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dliloch
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code.org

Wed Feb 27, 2013 10:33 pm

I saw this on cnn.com .. code.org .. a non profit to expose kids to programming .. did not see any mention of raspberrypi.org so I left them a message .. I think raspberrypi.org is way ahead of them .. but at least they see the need for kids to start creating instead of consuming!

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Jim Manley
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Re: code.org

Thu Feb 28, 2013 8:57 am

Note Code.org's first Facebook timeline entry:

Founded on August 24, 2012
In Bellevue, Washington

A coincidence that this is eight miles from the home of Microsoft in Redmond, and was founded right about the time that the last of the Pi orders from Launch Day on February 29, 2012, were filled? I don't think so.

Read the novel "Microserfs" to get an accurate portrayal of what it's like to work at Microsoft as a junior software developer. It's based on interviews with people who were initially excited to go to work there, but eventually realized that only the first 20% of the employees who had been hired would ever make serious money beyond the typical $35K starting salary paid to people just graduating with a CS degree. Particularly recommended are the "flat food" and "corner cutting legend" segments in the book.

MS, Facebook, and other Usual Suspects need more cheap employees and back efforts to eliminate immigration barriers to keep their employees' salaries artificially low. Note all of the politicians quoted on their home page - that is in no way a coincidence. Marissa Mayer, recently-hired CEO of Yahoo, just ordered that telecommuting be ended for all employees ... while she had a nursery for her infant built adjacent to her office (the limo commute from her top-floor San Francisco condo is just soooo stressful, you know, as well as trips to the bank to check on deposits of the installments for her five-year, $117,000,000 pay deal).
Last edited by Jim Manley on Thu Feb 28, 2013 9:12 am, edited 2 times in total.
The best things in life aren't things ... but, a Pi comes pretty darned close! :D
"Education is not the filling of a pail, but the lighting of a fire." -- W.B. Yeats
In theory, theory & practice are the same - in practice, they aren't!!!

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duberry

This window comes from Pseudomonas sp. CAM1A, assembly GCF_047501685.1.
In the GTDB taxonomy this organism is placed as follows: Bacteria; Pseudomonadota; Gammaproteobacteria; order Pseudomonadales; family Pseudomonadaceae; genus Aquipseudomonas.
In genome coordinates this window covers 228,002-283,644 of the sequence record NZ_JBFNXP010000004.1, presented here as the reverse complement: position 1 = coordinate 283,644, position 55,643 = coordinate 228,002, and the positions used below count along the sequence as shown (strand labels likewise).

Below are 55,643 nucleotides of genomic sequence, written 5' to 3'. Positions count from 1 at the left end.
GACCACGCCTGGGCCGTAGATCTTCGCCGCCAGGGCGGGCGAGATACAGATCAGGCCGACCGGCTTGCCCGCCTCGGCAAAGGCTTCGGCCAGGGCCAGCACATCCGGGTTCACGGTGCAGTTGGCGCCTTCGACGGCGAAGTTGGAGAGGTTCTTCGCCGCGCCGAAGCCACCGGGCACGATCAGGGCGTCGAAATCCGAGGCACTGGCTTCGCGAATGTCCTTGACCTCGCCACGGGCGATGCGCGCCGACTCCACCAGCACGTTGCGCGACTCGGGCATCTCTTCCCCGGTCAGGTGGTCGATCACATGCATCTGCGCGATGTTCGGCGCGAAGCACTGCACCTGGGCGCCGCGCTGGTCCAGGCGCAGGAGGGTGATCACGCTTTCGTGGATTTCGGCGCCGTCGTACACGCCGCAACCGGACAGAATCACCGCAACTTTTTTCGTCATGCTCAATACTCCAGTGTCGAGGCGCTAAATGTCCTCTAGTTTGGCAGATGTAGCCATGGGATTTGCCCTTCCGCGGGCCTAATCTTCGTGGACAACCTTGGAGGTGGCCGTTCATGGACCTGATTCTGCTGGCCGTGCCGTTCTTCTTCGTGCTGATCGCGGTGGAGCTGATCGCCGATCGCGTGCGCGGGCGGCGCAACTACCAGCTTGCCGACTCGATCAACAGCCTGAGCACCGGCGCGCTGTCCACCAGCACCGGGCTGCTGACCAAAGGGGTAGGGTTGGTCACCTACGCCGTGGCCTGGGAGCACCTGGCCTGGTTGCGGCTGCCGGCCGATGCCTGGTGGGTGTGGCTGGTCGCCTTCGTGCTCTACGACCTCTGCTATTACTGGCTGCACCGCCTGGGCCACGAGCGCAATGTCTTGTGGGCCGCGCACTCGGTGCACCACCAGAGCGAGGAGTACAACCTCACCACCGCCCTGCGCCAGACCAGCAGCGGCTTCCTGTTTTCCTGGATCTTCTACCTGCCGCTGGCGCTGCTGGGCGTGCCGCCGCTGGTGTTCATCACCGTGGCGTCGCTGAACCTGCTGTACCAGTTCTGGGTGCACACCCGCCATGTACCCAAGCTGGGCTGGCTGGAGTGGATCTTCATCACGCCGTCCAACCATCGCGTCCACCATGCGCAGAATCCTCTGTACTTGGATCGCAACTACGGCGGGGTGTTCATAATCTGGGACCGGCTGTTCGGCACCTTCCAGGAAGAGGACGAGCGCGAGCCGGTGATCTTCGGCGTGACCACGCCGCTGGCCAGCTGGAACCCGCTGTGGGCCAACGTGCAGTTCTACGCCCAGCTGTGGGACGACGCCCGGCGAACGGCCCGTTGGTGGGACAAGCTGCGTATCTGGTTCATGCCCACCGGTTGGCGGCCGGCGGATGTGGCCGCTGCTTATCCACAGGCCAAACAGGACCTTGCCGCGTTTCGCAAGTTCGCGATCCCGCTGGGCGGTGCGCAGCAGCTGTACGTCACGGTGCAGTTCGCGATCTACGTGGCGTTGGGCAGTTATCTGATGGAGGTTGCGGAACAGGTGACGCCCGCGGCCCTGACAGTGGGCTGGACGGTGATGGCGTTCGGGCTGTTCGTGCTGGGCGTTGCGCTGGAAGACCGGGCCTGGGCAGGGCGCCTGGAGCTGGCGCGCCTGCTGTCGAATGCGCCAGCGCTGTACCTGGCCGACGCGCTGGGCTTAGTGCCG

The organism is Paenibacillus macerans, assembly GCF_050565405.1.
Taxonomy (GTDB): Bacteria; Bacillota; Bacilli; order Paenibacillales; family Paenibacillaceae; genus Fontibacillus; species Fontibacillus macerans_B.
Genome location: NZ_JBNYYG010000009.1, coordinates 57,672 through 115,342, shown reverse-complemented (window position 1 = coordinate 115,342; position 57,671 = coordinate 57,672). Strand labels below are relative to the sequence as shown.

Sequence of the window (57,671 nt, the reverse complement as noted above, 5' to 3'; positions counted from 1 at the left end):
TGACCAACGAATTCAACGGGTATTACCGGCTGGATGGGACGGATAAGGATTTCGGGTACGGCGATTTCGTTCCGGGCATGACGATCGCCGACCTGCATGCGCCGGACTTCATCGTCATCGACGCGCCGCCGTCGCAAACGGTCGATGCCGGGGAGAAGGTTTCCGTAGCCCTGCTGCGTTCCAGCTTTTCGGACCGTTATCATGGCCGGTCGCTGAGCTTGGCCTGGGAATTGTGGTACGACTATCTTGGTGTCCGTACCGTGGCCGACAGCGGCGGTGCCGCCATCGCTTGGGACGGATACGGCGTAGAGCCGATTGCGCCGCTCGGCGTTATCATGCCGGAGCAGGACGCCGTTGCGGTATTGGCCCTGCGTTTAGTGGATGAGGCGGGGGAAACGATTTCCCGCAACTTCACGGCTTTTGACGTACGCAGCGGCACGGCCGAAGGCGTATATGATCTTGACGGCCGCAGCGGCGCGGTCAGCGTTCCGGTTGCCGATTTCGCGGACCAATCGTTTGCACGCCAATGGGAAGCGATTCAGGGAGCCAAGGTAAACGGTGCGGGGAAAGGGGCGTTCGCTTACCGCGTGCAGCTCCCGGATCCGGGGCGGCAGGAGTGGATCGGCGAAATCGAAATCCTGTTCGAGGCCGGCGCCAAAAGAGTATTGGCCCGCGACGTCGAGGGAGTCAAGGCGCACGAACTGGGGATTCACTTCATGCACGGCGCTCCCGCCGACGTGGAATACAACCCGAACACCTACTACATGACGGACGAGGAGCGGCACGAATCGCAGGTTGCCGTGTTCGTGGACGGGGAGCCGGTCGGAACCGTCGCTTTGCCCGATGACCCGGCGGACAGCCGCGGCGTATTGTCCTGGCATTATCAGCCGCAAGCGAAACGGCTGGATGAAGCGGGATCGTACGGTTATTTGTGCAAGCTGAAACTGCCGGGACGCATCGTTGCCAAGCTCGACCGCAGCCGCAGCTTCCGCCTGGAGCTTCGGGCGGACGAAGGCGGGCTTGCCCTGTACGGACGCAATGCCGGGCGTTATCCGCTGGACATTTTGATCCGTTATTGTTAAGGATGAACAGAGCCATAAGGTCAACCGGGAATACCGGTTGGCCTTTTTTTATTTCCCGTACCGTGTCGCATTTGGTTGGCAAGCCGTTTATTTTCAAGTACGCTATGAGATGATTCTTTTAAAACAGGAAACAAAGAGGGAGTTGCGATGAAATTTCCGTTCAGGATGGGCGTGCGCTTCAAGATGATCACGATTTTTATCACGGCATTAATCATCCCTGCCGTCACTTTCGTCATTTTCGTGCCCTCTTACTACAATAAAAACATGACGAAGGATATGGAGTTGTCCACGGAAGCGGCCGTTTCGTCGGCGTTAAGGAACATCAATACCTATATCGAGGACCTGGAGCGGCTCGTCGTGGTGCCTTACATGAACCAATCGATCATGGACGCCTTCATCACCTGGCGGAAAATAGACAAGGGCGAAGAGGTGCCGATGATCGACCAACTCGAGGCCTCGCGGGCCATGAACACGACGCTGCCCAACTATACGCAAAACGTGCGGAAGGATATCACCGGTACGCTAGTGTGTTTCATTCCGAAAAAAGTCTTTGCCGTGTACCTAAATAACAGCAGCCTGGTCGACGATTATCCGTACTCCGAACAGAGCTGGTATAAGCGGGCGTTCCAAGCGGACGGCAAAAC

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Re: code.org

Thu Feb 28, 2013 9:03 am

Jim Manley wrote:Note Code.org's first Facebook timeline entry:

Founded on August 24, 2012
In Bellevue, Washington

A coincidence that this is eight miles from the home of Microsoft in Redmond, and was founded right about the time that the initial Pi orders from Launch Day were filled? I don't think so.
v intresting


this

Code: Select all

whois code.org
Registrant Name:Registration Private
+ mention of cnn
was enough to put me off
lend me your arms, fast as thunderbolts, for a pillow on my journey.
If the environment was a bank, would it be too big to fail
so long; and thanks for all the pi

OtherCrashOverride
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Joined: Sat Feb 02, 2013 3:25 am

Re: code.org

Thu Feb 28, 2013 9:10 am

A coincidence that this is eight miles from the home of Microsoft in Redmond, and was founded right about the time that the initial Pi orders from Launch Day were filled? I don't think so.
I don't get it. What is the conspiracy theory there?

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Jim Manley
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Re: code.org

Thu Feb 28, 2013 9:39 am

OtherCrashOverride wrote:I don't get it. What is the conspiracy theory there?
No one lives and works in the vicinity of Redmond unless they're constrained by family (like, say, in order to stay near their kids for whom they don't have custody) or love living, driving (well, when the traffic moves at all on the completely inadequate 1960s-built highways), and otherwise dealing with the average five inches of rain per month, in the average 50-degree chill (wool clothing not optional). The employees at the MS Silicon Valley campus who came from highly-successful acquired companies that created blockbuster products like PowerPoint, Halo, etc., have a stipulation in their employment contracts with MS that they will never have to move to Redmond, and it's not just because of the weather, if you get my drift.